The acting, script, and characters of the movie are solid, with one huge exception: Angelina Jolie. Brad Pitt nails the role of Mr. Smith, and makes up for a lot of Angelina Jolie’s ineffectiveness as Mrs. Smith. It’s a joy to watch him strike a perfect balance between cold and compassionate, and he is by far the acting highlight in this film. Jolie, on the other hand, doesn’t rip the soul out of her character like she does in the Tomb Raider movies, but at the same time she doesn’t reach anything above a mediocre performance. Fortunately, the screenplay really shines in spots, and helps support the drama. There are some hilarious lines, witty dialog, corny jokes, and some surprisingly thought-provoking quotes. Here’s one of my favorites, from Jane Smith during a counseling session at the beginning of the movie: “There’s this huge space between us, and it just keeps filling up with everything that we don’t say to each other.” The script is so good that it’s a shame that someone else other than Angelina Jolie couldn’t have gotten the role as mr_and_mrs_smith_4.jpgMrs. Smith; for every ounce of life that Pitt adds to the chemistry between him and Jolie, Jolie drains it out with her clunky acting. Having said that, Pitt carries Jolie enough that their relationship does achieve a convincing chemistry that brings their characters to life.

Lastly, our Babe and Hunk ratings. Jolie looks good in the film, and the movie at times takes care to display her sensuality. I still don’t find her as attractive as most, however. Pitt is strikingly handsome in the film, and drives up the Hunk rating.

In the end, Mr. & Mrs. Smith has some excellent strengths: Brad Pitt’s acting, a crisp and intelligent script, some exciting action, and perfect editing. It’s a shame that these good points—which rise to the level of brilliance at times—are neutralized by the silliness with regards to plot and premise in the middle of the movie, the over-the-top action in some critical scenes, and the weak acting by Angelina Jolie.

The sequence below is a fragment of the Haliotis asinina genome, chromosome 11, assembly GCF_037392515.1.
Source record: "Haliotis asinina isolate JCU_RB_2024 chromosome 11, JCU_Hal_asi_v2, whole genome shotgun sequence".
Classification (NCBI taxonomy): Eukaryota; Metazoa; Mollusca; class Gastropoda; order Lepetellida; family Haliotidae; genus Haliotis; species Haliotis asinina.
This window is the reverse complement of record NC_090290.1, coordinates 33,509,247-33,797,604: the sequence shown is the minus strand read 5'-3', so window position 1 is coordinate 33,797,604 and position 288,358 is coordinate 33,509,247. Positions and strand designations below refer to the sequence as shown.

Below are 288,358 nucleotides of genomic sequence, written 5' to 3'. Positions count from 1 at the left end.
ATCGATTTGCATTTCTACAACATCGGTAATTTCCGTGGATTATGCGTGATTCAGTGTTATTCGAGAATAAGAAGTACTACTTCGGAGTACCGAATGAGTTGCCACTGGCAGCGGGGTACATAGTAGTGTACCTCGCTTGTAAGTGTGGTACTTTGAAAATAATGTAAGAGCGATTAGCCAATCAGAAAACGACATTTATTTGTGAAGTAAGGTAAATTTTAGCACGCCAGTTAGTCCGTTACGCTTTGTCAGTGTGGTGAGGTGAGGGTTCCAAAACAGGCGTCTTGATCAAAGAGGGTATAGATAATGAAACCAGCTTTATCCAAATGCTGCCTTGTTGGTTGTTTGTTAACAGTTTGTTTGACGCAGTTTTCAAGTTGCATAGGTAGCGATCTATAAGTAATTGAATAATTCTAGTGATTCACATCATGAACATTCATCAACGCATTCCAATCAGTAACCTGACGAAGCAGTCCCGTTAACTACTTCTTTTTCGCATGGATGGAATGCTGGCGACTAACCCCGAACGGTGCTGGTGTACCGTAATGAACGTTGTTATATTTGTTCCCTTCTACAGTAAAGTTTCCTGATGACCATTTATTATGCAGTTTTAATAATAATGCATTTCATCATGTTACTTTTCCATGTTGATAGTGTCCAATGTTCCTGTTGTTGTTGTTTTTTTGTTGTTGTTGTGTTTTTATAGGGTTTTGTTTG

Interesting Fact
According to IMDB, the script went through fifty drafts.

Related Reviews

Lara Croft Tomb Raider, Lara Croft Tomb Raider: The Cradle of Life

Score
Pace: 74
Plot: 46
Action: 60
Consistent Premise: 22
Script/Quotes: 88
Characters: 67
Acting: 68
Villain: 20
Body Count: 63
Time to First Dead Body: 20 minutes, 30 seconds
Babes: 70
Hunks: 87
Explosions: 73
Special Effects: 57
Stunts: 71
Ending: 48

Overall: 57

[tags]Mr. & Mrs. Smith, movie review, action movie, film, Angelina Jolie, Brad Pitt, Doug Liman, Vince Vaughn[/tags]

Up Next: Mr. & Mrs. Smith

This evening I watched Mr. & Mrs. Smith, the action comedy from 2005. I hope to have my review up within a day or two.

Review: Live Free or Die Hard

live_free_or_die_hard_cov.jpgYear: 2007
Director: Len Wiseman
Starring: Bruce Willis, Justin Long, Timothy Olyphant, Maggie Q, Mary Elizabeth Winstead
Kaboom Review Action Movie Rating: 77

Plot
Officer John McClane battles high-tech terrorists set on destroying the US infrastructure and stealing financial data.

Quick Review

Live Free or Die Hard succeeds as a nicely paced action film. Bruce Willis and Justin Long give the film a humorous and charismatic energy. For the most part we’ve got semi-intelligent enemies. The action is visually engaging and entertaining. However, this film falls well short of the standard set by Die Hard and Die Hard with a Vengeance. The action is simply too unrealistic, the plot too sloppy, and the premise reminiscent of the idiocy of Die Hard 2: Die Harder.